2. Amplify doctrinal and ideological fissures: Some of the extremist narratives highlighted earlier reject orthodox schools of classical Countering the Threat of Radicalisation 65 religion. Therefore, their claims of religious legitimacy can be easily discredited by highlighting their doctrinal deviance.
  3. The semantics-savvy counter-narrative: It is important that we do not use the words and terminologies of the extremists in our literature, let alone counter-narratives. For example, we better not use the word ‘jihadis’ for Muslim terrorists. On hearing this, the uneducated and impressionable Muslim believes that the so-called ‘jihadis’ are fighting a legitimate, religious war. Meanwhile, non-Muslims tend to get the idea that terrorism and jihad are synonymous and start hating Islam and Muslims.

Instead of calling Muslim terrorists as jihadis, Mahmood Madani, the leader of Jamiat Ulama-e-Hind, calls them ‘Fasadis’ (seditionists). Similarly, Sheikh Tahirul Qadri calls all Muslim terrorists as the followers of the ‘Khawarij’, an outcast sect thrown out of the fold of Islam after its members had assassinated Caliph Ali. By dissociating the term jihadi from the description of the Muslim terrorist, we would discredit their campaign which is principally anti-Islamic. Therefore, the use of semantics is very important in any counter-radicalisation campaign.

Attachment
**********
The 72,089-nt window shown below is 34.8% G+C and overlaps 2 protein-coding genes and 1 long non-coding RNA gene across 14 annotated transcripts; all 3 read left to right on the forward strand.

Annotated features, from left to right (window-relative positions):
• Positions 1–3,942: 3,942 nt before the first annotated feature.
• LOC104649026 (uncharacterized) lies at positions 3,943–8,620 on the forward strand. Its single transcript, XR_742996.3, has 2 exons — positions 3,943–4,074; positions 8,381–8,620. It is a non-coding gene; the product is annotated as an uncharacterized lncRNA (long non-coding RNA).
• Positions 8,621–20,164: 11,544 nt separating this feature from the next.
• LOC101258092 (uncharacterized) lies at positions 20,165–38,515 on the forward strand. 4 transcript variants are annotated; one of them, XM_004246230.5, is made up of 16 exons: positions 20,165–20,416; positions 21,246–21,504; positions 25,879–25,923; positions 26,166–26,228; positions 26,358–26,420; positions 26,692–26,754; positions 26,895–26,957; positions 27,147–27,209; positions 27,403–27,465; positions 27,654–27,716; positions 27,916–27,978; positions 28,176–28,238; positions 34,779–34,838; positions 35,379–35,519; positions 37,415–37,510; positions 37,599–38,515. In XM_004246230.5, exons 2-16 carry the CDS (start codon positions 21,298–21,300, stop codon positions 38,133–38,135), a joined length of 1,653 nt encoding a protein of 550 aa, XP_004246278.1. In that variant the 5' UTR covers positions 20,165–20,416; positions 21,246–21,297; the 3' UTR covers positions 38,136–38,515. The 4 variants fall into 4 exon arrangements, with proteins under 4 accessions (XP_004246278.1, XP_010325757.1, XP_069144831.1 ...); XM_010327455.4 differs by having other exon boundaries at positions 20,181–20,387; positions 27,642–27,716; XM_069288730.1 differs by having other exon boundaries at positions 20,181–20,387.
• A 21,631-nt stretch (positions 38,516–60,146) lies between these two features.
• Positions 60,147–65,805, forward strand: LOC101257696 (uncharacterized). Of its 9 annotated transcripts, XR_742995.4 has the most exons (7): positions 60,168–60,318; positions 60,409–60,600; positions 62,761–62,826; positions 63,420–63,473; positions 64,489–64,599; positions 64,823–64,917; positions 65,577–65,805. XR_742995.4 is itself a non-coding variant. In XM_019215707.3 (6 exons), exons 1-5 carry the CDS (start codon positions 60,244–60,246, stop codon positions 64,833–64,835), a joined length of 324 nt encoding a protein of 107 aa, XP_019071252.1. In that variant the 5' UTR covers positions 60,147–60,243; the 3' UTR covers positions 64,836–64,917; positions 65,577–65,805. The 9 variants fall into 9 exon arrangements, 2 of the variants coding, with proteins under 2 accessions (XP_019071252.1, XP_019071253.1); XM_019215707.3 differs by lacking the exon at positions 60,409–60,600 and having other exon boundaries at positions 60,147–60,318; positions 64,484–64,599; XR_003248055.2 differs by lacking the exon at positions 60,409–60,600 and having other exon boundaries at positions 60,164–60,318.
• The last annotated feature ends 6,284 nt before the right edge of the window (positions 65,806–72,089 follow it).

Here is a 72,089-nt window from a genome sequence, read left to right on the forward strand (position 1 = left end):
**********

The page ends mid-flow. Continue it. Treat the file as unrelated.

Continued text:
1. 4. Strategic counter-narratives: In times of extreme stress following a terror attack or communal violence, carefully prepared messages need to be delivered to stop large sections of the population and its communities from becoming polarised and radicalised by the incident.
  1. Ethical counter-narratives: We need to disseminate the message that all religions are opposed to terrorism and that the Pope, the Great Sankaracharyas and the Imam of the Holy Kaaba have condemned the actions of all religious extremist and terrorist organisations.
  1. Specialised religious or ideological counter-narratives: On specialised and controversial legal or history-related issues, top experts need to devise specific counter-narratives to be disseminated through various agencies. Some extremists speak against global economic and political systems and criticise it on scholastic grounds. Such narratives must be refuted by experts in the subject.
  1. Tactical counter-narratives: Sometimes material that may discredit the leadership or members of extremist organisation should be used to make such groups unpopular.
  1. The humour and sarcasm narrative: At times, the use of humour and sarcasm to make fun of extremist leaders, their mannerisms and their speeches could prove an effective way to bring down their popularity. 9. Subliminal messaging: Advertising agencies and filmmakers are experts in communicating subliminal messages to their audience. Their expertise should be used in disseminating counter-narratives. (Source: Journal of Defence Studies)